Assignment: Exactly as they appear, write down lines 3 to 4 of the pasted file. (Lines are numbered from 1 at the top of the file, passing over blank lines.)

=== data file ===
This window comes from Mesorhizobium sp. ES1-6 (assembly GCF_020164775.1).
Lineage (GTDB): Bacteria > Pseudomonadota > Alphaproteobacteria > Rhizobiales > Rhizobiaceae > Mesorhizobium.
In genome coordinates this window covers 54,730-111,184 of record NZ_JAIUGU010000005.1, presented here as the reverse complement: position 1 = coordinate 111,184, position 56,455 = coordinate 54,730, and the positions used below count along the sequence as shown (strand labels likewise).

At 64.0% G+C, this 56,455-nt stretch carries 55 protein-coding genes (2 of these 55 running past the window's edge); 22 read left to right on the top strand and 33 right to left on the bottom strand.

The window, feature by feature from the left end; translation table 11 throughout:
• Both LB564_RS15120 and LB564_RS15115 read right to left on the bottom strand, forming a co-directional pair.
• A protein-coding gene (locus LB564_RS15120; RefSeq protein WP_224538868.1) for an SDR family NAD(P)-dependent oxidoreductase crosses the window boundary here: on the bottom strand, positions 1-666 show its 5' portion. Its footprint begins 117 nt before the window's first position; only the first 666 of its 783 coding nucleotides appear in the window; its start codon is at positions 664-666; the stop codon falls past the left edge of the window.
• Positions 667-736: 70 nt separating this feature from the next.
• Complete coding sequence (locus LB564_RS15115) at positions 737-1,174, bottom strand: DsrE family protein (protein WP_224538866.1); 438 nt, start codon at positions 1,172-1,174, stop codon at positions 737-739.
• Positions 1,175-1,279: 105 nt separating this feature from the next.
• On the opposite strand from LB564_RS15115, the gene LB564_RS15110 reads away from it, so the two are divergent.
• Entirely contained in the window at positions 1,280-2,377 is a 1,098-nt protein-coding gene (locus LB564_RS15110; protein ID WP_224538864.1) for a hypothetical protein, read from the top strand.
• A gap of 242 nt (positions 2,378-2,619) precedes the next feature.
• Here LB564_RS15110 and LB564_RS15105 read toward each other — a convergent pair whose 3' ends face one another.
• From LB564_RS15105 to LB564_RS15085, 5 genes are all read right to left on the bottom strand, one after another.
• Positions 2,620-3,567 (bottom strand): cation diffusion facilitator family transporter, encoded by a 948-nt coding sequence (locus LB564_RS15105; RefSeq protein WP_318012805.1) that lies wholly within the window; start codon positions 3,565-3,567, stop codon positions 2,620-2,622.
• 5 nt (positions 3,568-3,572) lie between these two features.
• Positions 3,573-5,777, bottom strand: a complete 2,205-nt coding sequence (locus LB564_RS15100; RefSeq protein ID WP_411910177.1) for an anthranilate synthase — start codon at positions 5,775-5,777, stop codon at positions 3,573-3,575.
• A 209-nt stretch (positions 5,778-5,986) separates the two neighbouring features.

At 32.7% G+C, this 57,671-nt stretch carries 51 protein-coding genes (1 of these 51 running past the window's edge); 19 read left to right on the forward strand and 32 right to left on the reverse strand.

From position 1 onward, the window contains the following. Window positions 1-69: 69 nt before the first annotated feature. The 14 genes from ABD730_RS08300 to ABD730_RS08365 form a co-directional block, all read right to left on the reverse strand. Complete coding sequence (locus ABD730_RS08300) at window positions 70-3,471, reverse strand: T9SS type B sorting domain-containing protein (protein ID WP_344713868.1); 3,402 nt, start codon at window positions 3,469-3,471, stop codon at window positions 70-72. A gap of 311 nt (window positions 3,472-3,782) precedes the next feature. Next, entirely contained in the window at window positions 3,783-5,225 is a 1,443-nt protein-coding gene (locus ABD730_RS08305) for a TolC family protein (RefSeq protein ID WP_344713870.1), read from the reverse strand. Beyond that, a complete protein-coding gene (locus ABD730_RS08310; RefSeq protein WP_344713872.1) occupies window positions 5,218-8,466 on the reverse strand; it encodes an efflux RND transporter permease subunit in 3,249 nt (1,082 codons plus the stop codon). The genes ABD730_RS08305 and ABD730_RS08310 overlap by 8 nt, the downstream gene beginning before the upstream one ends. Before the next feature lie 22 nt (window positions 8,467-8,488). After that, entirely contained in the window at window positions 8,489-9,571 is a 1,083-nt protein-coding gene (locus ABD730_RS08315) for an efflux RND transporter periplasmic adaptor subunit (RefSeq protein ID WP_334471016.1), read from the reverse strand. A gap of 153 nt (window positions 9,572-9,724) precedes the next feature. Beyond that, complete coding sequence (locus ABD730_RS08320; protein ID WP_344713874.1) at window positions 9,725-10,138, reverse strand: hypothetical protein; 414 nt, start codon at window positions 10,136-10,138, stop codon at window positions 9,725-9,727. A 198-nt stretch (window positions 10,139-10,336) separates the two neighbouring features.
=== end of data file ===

In genome coordinates this window covers 54,730-111,184 of record NZ_JAIUGU010000005.1, presented here as the reverse complement: position 1 = coordinate 111,184, position 56,455 = coordinate 54,730, and the positions used below count along the sequence as shown (strand labels likewise).

At 64.0% G+C, this 56,455-nt stretch carries 55 protein-coding genes (2 of these 55 running past the window's edge); 22 read left to right on the top strand and 33 right to left on the bottom strand.